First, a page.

A steep-at-times 8-mile hike located 2.5 hours from Seattle, The Enchantments trail is still notoriously popular in the fall—but don’t let the cars of dayhikers discourage your overnight plans.
If the weather is clear and you’ve got the gear, have a go! A winter tent might be nice if you get a little wind off the lake like we did–and be sure to bring an extra layer, gloves, and a good sleeping bag/pad. And there are no fires above 5000’, so bring the hot chocolate.
Distance from Seattle: 2.5hours
Trail length: ~8mi loop
Gear: Warm layers, hot drinks, gloves, and possible winter tent.
Extras: Fishing pole: No luck at Coldchuck this time, but Stewart and Horseshoe have yet to disappoint on trout.
On the drive: Sultan Bakery on the way out. Prospector’s on the way back. Duh.
As the days get shorter and alpine swimming becomes less invigoration and more hypothermia, the appeal of overnight camping drops—particularly when there isn’t snow to justify dealing with tingly fingers.
But fear not, because you have a down bag, a sense of adventure, and a need to leave the city—which is what I told myself when I looked into a fall Enchantments trip.
A great thing about the PNW is that there are always active people everywhere; a problem with the PNW is that there are always active people everywhere. Patting myself on the back for the original idea of hitting the Enchantments in the offseason I began to look at trail reports to vet conditions—apparently this would be a great time to see spectacular view and fall colors. But there were a lot of reports; this was not close to an original idea.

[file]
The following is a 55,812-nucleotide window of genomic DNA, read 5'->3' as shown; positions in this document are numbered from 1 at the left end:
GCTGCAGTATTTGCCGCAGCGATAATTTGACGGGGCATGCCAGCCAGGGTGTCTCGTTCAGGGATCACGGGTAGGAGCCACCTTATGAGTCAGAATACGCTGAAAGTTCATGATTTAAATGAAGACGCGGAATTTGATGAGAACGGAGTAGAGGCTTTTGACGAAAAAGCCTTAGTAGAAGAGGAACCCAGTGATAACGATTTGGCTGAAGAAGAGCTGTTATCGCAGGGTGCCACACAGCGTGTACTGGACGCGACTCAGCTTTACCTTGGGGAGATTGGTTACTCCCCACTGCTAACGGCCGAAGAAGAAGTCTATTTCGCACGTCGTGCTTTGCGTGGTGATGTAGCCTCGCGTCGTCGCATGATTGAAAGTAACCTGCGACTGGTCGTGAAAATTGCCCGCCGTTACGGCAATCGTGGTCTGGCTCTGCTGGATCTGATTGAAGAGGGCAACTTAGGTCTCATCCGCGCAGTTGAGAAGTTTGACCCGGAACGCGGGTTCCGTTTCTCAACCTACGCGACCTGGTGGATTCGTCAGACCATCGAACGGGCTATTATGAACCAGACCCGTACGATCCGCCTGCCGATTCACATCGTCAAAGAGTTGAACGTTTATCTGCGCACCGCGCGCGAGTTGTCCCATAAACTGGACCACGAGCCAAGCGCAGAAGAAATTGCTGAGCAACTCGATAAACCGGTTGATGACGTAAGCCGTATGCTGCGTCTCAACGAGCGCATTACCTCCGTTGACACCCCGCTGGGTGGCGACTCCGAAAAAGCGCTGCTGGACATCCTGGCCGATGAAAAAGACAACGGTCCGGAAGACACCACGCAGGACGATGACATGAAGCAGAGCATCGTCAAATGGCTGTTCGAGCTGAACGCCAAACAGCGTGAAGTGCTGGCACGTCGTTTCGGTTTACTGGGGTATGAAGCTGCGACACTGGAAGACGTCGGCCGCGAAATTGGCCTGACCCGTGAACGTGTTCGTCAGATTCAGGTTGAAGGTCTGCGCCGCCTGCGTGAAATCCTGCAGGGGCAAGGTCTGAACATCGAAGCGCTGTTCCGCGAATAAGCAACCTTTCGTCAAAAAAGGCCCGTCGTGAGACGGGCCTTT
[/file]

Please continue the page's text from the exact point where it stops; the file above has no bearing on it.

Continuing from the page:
The car-choked trailhead on Saturday morning made my heart drop. Originally, we had planned on heading to Stewart Lake, making camp, and then taking daypacks up to Horseshoe Lake–a dollop of high-alpine water stocked with trout and brimming with curious goats.
Unfortunately my plantar fasciitis was raging and at the 2.5mi fork in the trail we opted to head to the more-dramatic Colchuck Lake, scrapping the higher ascent.
The trail was a climb, particularly with cold-weather weight, but we soon saw the cobalt-blue water of Colchuck and the white of Asgard Pass.
The late start meant we didn’t arrive until about 3pm, and the scene was largely vacant of the dayhikers we’d been passing coming up.
Following the trail along the western edge of the lake we searched for a camping spot—the first 15 minutes of walking yielded few spots (except for very small tents). Dropping in elevation we crossed a log and came up on a wide open spot with a view of the lake through the trees and set up camp.
The mid-october the weather was predictable cold—in the mid-thrities—so extra puffy layers and hot drinks were staples. Once the sun went down we took advantage of the clear weather and watched the stars from a log above the water—it’s a great area to count shooting stars and satellites. Being a late-nighter, I’d packed up some UNO cards and the 4 of us crammed into my 2-man tent for an evening tournament, and an epic 45-minute game.
Despite all the talk of the season being over I had a great time—the weather was cool but dry, and we were comfortable (after some hot drinks and hand-warmers). Backpacking doesn’t need to end when the leaves start to change—heck, it just means you get a little more of Mother Nature to yourself. And the most important thing to remember is that I won the Uno tournament. Twice.